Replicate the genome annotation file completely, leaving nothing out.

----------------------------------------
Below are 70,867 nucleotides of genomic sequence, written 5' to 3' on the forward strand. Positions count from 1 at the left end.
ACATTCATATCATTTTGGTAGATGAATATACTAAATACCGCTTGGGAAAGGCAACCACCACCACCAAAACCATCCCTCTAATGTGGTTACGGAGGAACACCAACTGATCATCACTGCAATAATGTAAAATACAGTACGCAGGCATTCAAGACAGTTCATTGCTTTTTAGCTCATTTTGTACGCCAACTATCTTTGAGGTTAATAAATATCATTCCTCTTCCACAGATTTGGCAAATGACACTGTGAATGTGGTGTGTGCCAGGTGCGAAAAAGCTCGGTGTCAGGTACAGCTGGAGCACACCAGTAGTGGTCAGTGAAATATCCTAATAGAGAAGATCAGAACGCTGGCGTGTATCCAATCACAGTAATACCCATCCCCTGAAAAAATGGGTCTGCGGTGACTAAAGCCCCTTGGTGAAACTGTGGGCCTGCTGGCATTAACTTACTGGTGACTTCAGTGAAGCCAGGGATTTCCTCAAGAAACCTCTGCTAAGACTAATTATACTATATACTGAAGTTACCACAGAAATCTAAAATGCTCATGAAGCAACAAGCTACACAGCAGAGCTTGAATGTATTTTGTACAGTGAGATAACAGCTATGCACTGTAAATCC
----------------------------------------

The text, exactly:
Below are 70,867 nucleotides of genomic sequence, written 5' to 3' on the forward strand. Positions count from 1 at the left end.
ACATTCATATCATTTTGGTAGATGAATATACTAAATACCGCTTGGGAAAGGCAACCACCACCACCAAAACCATCCCTCTAATGTGGTTACGGAGGAACACCAACTGATCATCACTGCAATAATGTAAAATACAGTACGCAGGCATTCAAGACAGTTCATTGCTTTTTAGCTCATTTTGTACGCCAACTATCTTTGAGGTTAATAAATATCATTCCTCTTCCACAGATTTGGCAAATGACACTGTGAATGTGGTGTGTGCCAGGTGCGAAAAAGCTCGGTGTCAGGTACAGCTGGAGCACACCAGTAGTGGTCAGTGAAATATCCTAATAGAGAAGATCAGAACGCTGGCGTGTATCCAATCACAGTAATACCCATCCCCTGAAAAAATGGGTCTGCGGTGACTAAAGCCCCTTGGTGAAACTGTGGGCCTGCTGGCATTAACTTACTGGTGACTTCAGTGAAGCCAGGGATTTCCTCAAGAAACCTCTGCTAAGACTAATTATACTATATACTGAAGTTACCACAGAAATCTAAAATGCTCATGAAGCAACAAGCTACACAGCAGAGCTTGAATGTATTTTGTACAGTGAGATAACAGCTATGCACTGTAAATCC